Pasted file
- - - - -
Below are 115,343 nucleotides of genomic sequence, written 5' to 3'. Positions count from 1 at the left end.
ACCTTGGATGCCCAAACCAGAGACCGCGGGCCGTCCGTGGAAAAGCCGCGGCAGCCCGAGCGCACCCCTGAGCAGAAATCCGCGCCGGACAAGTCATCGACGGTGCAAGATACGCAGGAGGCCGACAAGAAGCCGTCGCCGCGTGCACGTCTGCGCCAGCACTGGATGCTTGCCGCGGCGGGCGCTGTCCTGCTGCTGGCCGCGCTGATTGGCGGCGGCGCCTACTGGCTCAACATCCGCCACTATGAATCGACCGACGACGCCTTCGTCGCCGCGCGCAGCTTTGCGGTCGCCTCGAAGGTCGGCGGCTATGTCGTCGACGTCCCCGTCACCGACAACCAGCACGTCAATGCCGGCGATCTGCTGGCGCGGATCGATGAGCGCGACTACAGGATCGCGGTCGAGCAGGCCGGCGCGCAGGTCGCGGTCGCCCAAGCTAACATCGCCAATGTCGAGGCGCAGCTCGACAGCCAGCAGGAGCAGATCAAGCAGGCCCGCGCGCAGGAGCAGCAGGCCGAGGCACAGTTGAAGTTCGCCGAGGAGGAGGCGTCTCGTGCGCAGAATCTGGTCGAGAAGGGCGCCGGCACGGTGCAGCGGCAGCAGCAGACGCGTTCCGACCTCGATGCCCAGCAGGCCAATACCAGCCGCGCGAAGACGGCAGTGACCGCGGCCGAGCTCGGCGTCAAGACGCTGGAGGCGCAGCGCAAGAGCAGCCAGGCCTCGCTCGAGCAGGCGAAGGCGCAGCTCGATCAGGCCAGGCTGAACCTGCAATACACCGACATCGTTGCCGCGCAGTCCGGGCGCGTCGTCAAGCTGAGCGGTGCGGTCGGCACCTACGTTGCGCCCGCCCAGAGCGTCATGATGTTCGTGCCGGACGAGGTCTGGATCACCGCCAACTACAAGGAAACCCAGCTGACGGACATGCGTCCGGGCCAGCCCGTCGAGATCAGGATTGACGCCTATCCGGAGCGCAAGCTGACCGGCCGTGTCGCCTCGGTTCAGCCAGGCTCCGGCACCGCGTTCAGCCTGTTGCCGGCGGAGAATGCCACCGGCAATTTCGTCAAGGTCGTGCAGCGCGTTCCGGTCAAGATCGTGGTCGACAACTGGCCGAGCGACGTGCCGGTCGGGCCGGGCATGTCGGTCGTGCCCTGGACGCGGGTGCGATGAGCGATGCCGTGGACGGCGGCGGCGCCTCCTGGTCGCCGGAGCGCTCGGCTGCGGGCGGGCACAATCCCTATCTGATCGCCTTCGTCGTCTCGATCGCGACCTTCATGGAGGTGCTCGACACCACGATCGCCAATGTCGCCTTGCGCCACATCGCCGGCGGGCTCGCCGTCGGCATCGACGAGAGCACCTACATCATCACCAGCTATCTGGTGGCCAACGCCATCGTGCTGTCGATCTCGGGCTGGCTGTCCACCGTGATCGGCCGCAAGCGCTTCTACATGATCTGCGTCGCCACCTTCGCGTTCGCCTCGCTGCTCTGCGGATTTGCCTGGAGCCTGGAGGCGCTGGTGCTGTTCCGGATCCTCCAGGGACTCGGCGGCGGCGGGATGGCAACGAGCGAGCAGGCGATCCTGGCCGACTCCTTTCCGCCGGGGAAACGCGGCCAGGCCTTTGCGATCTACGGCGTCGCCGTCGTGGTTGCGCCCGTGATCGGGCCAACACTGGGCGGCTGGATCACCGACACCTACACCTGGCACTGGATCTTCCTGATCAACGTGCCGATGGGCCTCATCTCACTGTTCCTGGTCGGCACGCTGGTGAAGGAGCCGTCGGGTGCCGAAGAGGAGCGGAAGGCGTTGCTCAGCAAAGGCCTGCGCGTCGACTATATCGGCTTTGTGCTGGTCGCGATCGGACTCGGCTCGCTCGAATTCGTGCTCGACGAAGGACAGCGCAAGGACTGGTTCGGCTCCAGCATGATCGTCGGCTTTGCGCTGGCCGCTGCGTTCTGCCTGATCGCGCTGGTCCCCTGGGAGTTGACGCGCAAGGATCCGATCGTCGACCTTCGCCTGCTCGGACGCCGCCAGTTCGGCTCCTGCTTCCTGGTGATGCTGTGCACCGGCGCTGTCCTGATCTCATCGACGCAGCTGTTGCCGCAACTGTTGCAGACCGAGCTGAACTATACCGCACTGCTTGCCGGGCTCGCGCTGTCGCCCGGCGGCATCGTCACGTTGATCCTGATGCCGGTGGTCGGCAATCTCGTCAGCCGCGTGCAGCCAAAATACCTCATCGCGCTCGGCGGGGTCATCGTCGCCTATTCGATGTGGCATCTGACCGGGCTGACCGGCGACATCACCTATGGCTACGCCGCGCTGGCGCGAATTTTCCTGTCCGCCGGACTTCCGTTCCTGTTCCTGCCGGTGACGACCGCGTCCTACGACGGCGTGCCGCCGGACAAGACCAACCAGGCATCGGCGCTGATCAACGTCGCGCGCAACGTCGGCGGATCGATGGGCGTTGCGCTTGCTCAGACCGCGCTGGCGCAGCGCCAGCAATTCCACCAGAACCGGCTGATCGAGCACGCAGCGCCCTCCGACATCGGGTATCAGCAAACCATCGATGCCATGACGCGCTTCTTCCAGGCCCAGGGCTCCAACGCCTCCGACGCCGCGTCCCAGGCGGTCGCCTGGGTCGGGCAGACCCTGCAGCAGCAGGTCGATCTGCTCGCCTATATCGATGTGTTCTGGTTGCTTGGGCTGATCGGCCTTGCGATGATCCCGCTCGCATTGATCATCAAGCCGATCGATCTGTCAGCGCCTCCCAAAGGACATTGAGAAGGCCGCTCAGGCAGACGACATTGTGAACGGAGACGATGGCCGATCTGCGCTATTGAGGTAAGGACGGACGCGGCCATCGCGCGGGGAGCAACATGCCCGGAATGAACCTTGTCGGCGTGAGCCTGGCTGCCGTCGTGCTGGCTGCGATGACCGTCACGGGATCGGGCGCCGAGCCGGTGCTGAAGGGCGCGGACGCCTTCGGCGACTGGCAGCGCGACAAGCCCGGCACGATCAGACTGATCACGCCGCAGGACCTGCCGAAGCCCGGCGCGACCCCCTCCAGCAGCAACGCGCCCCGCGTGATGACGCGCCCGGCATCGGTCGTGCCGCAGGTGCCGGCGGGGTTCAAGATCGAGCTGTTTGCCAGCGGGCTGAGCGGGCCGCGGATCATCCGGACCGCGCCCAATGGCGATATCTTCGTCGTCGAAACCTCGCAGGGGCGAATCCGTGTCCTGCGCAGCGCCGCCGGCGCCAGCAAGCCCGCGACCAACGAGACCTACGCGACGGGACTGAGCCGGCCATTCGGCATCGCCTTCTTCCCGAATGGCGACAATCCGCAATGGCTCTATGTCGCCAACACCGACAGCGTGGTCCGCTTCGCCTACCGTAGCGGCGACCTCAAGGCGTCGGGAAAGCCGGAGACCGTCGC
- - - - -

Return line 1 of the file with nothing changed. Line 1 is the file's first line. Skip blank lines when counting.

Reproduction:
Below are 115,343 nucleotides of genomic sequence, written 5' to 3'. Positions count from 1 at the left end.